But the Kalam version of the cosmological argument was only one version, and Dr. Craig chronicles the various versions.  Plato and Thomas Aquinas stressed movement: things are causing other things to move and to change, and there had to be a first mover, one (or, perhaps for Plato, more than one) who was not moved by another.  Aristotle did not believe that the universe came to exist after not existing, per se, for he regarded the universe and its movements as eternal, yet he maintained that a primary unmoved mover was sustaining the universe and continually acting as the source of its movements.  The Kalam version held by Arabic thinkers posited that the universe and time had a beginning.  John Duns Scotus stressed that the cause of the universe’s existence had to come from outside of the material world: one who was transcendent rather than material.  Spinoza, by contrast, was a pantheist, who equated God with the universe.  And Leibniz focused on the question of why something exists rather than nothing, proposing that God is a sufficient reason for the universe’s existence.

Dr. Craig explores the reasons and arguments that the philosophers offered for their positions. What comes up often in this book, and also in other places where Dr. Craig has discussed the cosmological argument, is the impossibility of an infinite regress.  Certain Arabic thinkers maintained that time and the universe had to begin at some point, otherwise they have always existed, and we would never have arrived at the present moment.  How could we arrive at the present moment, if time goes back forever and ever?  There needs to be some starting point, in short.  Dr. Craig in debates often appeals to the Big Bang Theory, which posits that the universe had a beginning, and he argues that something cannot naturally come from nothing, and thus there is good reason to believe that God caused that something to exist.  But the Big Bang Theory does not come up in The Cosmological Argument from Plato to Leibniz, for it was unknown by the philosophers whom Dr. Craig discusses.  Those in this book who believed that the universe had a beginning had other reasons for their position, such as the impossibility of an infinite regress.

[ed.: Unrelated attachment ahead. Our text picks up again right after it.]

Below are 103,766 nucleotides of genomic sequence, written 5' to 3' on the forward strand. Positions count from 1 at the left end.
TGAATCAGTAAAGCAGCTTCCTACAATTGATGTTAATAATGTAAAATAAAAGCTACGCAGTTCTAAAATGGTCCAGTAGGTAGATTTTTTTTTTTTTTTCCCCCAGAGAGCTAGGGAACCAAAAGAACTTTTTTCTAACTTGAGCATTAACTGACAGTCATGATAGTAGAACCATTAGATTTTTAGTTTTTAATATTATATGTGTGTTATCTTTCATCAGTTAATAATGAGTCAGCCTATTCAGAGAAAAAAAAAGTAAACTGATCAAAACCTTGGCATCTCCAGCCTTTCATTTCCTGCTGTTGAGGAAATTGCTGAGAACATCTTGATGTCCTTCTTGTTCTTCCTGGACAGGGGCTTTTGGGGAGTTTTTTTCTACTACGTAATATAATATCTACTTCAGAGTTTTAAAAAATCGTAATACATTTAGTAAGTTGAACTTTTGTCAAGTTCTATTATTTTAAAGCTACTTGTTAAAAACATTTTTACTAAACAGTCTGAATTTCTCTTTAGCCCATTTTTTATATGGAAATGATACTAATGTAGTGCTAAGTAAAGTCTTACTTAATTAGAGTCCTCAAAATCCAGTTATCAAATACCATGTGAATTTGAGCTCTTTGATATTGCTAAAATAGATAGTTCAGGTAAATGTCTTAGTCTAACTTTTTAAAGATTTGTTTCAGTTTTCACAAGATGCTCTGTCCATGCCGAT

Another issue seems to be that certain philosophers thought that what was finite and contingent had to be caused by a source that was infinite and necessary in its existence—-that something finite or contingent would not be adequate as an ultimate cause or source.

I cannot say that I feel spiritually inspired after reading Dr. Craig’s apologetics or philosophical arguments, for they are rather technical.  At the same time, there is some spiritual part of me to which the cosmological argument appeals: that we are finite in our lives, that we are limited, and that someone greater than us needed to bring us into existence, otherwise we would not exist.  We are dependent, according to the cosmological argument.  Humbling thought!